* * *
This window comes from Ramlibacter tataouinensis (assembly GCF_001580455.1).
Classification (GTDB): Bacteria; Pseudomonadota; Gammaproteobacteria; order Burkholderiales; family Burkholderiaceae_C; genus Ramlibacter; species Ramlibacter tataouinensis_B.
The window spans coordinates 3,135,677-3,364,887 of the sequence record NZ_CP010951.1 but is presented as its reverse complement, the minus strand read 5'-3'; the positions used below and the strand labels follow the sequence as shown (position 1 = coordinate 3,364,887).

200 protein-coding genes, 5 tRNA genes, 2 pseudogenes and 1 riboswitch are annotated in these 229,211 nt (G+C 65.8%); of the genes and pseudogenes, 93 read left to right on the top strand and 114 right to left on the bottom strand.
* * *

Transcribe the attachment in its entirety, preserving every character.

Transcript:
This window comes from Ramlibacter tataouinensis (assembly GCF_001580455.1).
Classification (GTDB): Bacteria; Pseudomonadota; Gammaproteobacteria; order Burkholderiales; family Burkholderiaceae_C; genus Ramlibacter; species Ramlibacter tataouinensis_B.
The window spans coordinates 3,135,677-3,364,887 of the sequence record NZ_CP010951.1 but is presented as its reverse complement, the minus strand read 5'-3'; the positions used below and the strand labels follow the sequence as shown (position 1 = coordinate 3,364,887).

200 protein-coding genes, 5 tRNA genes, 2 pseudogenes and 1 riboswitch are annotated in these 229,211 nt (G+C 65.8%); of the genes and pseudogenes, 93 read left to right on the top strand and 114 right to left on the bottom strand.